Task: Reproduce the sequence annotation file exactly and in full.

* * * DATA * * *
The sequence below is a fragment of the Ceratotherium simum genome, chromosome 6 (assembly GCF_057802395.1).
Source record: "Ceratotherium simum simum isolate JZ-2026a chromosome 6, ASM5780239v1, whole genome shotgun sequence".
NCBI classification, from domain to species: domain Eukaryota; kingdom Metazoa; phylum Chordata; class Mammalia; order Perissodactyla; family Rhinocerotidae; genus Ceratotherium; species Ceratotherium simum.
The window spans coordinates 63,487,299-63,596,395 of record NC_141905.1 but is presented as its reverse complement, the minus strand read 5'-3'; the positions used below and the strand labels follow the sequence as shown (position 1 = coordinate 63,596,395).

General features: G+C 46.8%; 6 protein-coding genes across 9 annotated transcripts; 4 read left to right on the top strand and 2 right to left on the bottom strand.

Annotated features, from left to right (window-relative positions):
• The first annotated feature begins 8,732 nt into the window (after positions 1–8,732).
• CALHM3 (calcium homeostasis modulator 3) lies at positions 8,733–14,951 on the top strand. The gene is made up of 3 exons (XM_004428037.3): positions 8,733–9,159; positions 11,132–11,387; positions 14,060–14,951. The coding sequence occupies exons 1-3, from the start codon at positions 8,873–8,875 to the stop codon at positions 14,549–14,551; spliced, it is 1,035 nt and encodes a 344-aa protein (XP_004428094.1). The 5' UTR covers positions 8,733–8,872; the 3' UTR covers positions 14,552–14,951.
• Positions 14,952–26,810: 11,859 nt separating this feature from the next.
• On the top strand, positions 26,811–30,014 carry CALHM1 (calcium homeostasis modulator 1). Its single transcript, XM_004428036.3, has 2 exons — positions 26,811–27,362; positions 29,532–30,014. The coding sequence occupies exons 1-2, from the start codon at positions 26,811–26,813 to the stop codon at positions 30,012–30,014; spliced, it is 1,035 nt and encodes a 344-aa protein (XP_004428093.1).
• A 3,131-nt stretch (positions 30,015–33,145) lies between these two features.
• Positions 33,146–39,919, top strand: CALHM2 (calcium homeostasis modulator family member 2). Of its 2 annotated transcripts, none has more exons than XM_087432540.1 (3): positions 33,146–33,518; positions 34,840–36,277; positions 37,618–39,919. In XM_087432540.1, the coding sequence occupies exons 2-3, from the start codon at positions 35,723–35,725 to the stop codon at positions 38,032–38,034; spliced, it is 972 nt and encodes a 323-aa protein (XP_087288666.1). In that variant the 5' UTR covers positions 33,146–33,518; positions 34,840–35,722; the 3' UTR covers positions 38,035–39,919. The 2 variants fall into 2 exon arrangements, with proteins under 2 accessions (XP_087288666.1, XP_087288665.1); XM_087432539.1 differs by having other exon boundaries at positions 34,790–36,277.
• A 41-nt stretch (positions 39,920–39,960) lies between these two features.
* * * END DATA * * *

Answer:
The sequence below is a fragment of the Ceratotherium simum genome, chromosome 6 (assembly GCF_057802395.1).
Source record: "Ceratotherium simum simum isolate JZ-2026a chromosome 6, ASM5780239v1, whole genome shotgun sequence".
NCBI classification, from domain to species: domain Eukaryota; kingdom Metazoa; phylum Chordata; class Mammalia; order Perissodactyla; family Rhinocerotidae; genus Ceratotherium; species Ceratotherium simum.
The window spans coordinates 63,487,299-63,596,395 of record NC_141905.1 but is presented as its reverse complement, the minus strand read 5'-3'; the positions used below and the strand labels follow the sequence as shown (position 1 = coordinate 63,596,395).

General features: G+C 46.8%; 6 protein-coding genes across 9 annotated transcripts; 4 read left to right on the top strand and 2 right to left on the bottom strand.

Annotated features, from left to right (window-relative positions):
• The first annotated feature begins 8,732 nt into the window (after positions 1–8,732).
• CALHM3 (calcium homeostasis modulator 3) lies at positions 8,733–14,951 on the top strand. The gene is made up of 3 exons (XM_004428037.3): positions 8,733–9,159; positions 11,132–11,387; positions 14,060–14,951. The coding sequence occupies exons 1-3, from the start codon at positions 8,873–8,875 to the stop codon at positions 14,549–14,551; spliced, it is 1,035 nt and encodes a 344-aa protein (XP_004428094.1). The 5' UTR covers positions 8,733–8,872; the 3' UTR covers positions 14,552–14,951.
• Positions 14,952–26,810: 11,859 nt separating this feature from the next.
• On the top strand, positions 26,811–30,014 carry CALHM1 (calcium homeostasis modulator 1). Its single transcript, XM_004428036.3, has 2 exons — positions 26,811–27,362; positions 29,532–30,014. The coding sequence occupies exons 1-2, from the start codon at positions 26,811–26,813 to the stop codon at positions 30,012–30,014; spliced, it is 1,035 nt and encodes a 344-aa protein (XP_004428093.1).
• A 3,131-nt stretch (positions 30,015–33,145) lies between these two features.
• Positions 33,146–39,919, top strand: CALHM2 (calcium homeostasis modulator family member 2). Of its 2 annotated transcripts, none has more exons than XM_087432540.1 (3): positions 33,146–33,518; positions 34,840–36,277; positions 37,618–39,919. In XM_087432540.1, the coding sequence occupies exons 2-3, from the start codon at positions 35,723–35,725 to the stop codon at positions 38,032–38,034; spliced, it is 972 nt and encodes a 323-aa protein (XP_087288666.1). In that variant the 5' UTR covers positions 33,146–33,518; positions 34,840–35,722; the 3' UTR covers positions 38,035–39,919. The 2 variants fall into 2 exon arrangements, with proteins under 2 accessions (XP_087288666.1, XP_087288665.1); XM_087432539.1 differs by having other exon boundaries at positions 34,790–36,277.
• A 41-nt stretch (positions 39,920–39,960) lies between these two features.